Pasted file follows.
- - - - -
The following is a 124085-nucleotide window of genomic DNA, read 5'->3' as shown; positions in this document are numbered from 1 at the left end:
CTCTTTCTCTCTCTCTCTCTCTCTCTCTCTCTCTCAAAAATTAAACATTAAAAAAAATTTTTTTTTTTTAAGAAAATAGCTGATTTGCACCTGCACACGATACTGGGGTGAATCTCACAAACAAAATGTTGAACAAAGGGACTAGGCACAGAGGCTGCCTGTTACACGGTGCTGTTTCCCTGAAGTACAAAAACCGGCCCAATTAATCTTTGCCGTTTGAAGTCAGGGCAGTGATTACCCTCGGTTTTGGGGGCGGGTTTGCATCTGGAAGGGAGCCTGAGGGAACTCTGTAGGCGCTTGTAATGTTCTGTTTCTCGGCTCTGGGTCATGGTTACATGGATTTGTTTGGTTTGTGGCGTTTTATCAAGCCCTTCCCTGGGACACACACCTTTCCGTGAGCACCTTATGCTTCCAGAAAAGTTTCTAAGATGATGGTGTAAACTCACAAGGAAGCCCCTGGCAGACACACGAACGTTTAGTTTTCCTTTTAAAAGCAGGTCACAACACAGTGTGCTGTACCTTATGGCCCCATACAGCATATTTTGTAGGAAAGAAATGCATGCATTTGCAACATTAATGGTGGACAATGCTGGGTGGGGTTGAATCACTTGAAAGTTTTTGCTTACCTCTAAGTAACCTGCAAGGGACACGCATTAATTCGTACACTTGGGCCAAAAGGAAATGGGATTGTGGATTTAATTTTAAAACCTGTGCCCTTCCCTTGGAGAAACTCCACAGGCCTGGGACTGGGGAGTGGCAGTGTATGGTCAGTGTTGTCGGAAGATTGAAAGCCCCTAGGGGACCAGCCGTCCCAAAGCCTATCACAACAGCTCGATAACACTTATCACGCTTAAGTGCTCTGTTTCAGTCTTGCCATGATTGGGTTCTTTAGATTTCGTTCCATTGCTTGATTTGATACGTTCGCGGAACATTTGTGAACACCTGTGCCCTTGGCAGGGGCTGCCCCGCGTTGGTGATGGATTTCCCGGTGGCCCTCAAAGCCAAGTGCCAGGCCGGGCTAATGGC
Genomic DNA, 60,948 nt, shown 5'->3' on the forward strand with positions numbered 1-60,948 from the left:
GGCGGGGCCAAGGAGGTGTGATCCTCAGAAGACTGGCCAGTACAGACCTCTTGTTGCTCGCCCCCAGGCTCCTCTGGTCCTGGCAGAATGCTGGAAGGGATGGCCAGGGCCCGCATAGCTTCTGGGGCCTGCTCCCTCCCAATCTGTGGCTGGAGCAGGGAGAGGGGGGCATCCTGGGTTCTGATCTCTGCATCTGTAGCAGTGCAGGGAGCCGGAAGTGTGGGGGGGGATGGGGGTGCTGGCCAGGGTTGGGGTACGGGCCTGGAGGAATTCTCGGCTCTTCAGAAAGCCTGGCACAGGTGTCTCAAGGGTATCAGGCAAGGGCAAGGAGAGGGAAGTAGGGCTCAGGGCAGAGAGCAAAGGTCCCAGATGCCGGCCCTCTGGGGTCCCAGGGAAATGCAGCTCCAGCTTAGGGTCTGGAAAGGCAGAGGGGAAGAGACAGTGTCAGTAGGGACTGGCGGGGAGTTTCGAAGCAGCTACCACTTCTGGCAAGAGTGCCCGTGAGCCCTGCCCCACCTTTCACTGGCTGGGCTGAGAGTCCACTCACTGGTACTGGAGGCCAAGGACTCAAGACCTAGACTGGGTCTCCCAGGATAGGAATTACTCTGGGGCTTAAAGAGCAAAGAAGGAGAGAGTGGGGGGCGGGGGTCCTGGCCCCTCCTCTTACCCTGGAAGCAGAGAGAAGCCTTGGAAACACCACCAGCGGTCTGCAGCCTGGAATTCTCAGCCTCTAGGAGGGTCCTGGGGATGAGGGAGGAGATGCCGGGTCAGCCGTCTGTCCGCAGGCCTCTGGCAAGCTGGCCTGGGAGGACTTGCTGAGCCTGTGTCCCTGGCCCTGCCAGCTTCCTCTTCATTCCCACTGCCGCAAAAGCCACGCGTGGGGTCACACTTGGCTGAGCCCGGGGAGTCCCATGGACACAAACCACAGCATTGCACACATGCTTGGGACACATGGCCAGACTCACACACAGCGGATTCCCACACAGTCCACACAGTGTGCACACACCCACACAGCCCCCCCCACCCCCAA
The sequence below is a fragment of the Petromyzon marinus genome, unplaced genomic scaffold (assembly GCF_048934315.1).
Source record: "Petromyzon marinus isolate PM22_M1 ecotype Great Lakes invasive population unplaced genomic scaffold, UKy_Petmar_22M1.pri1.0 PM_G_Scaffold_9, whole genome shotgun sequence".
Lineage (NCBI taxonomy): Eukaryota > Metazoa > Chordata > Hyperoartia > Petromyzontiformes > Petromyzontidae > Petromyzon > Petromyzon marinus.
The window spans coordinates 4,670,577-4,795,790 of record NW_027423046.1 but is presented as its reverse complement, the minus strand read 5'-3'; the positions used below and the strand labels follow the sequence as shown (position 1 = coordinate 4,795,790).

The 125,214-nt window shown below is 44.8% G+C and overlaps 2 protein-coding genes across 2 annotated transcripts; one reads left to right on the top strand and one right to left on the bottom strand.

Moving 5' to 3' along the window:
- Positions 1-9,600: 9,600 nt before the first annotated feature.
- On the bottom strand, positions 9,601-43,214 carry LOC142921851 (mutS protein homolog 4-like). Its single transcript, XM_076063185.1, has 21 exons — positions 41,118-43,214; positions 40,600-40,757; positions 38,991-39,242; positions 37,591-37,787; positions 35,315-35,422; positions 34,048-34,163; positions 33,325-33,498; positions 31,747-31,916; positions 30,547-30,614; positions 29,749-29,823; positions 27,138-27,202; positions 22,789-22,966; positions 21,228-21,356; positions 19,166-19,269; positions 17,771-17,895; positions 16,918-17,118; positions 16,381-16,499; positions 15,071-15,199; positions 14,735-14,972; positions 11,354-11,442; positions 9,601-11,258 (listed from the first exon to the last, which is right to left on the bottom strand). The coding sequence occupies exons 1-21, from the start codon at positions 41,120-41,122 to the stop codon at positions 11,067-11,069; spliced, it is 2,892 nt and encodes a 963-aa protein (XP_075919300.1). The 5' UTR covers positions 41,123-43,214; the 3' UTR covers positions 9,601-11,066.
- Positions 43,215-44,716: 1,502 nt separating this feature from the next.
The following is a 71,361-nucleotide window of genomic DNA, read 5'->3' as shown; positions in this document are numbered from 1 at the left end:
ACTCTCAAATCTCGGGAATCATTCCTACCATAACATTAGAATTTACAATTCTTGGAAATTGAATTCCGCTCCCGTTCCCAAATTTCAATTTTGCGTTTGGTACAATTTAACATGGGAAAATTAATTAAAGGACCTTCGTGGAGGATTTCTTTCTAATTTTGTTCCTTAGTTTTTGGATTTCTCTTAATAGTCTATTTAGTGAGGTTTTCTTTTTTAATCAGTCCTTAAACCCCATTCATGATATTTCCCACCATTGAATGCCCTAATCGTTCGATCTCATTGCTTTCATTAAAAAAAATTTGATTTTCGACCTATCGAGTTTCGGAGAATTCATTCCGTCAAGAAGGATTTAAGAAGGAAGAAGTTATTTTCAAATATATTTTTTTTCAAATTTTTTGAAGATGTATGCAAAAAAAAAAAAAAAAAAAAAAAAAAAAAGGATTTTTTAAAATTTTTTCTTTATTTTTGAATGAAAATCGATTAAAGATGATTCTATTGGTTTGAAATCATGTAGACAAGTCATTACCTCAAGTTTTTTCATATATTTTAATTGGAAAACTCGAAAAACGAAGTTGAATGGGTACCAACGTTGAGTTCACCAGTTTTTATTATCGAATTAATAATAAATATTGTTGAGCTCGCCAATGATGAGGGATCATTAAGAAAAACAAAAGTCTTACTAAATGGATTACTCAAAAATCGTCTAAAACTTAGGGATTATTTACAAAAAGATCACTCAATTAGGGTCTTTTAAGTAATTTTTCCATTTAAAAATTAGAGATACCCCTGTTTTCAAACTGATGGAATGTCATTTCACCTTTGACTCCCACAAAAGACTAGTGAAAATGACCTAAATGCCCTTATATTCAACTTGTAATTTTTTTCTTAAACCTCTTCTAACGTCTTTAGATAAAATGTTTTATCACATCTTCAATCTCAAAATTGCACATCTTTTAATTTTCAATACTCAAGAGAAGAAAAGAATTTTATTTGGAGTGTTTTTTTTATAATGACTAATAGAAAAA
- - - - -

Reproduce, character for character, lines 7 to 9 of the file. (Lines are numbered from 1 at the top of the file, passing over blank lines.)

Lineage (NCBI taxonomy): Eukaryota > Metazoa > Chordata > Hyperoartia > Petromyzontiformes > Petromyzontidae > Petromyzon > Petromyzon marinus.
The window spans coordinates 4,670,577-4,795,790 of record NW_027423046.1 but is presented as its reverse complement, the minus strand read 5'-3'; the positions used below and the strand labels follow the sequence as shown (position 1 = coordinate 4,795,790).

The 125,214-nt window shown below is 44.8% G+C and overlaps 2 protein-coding genes across 2 annotated transcripts; one reads left to right on the top strand and one right to left on the bottom strand.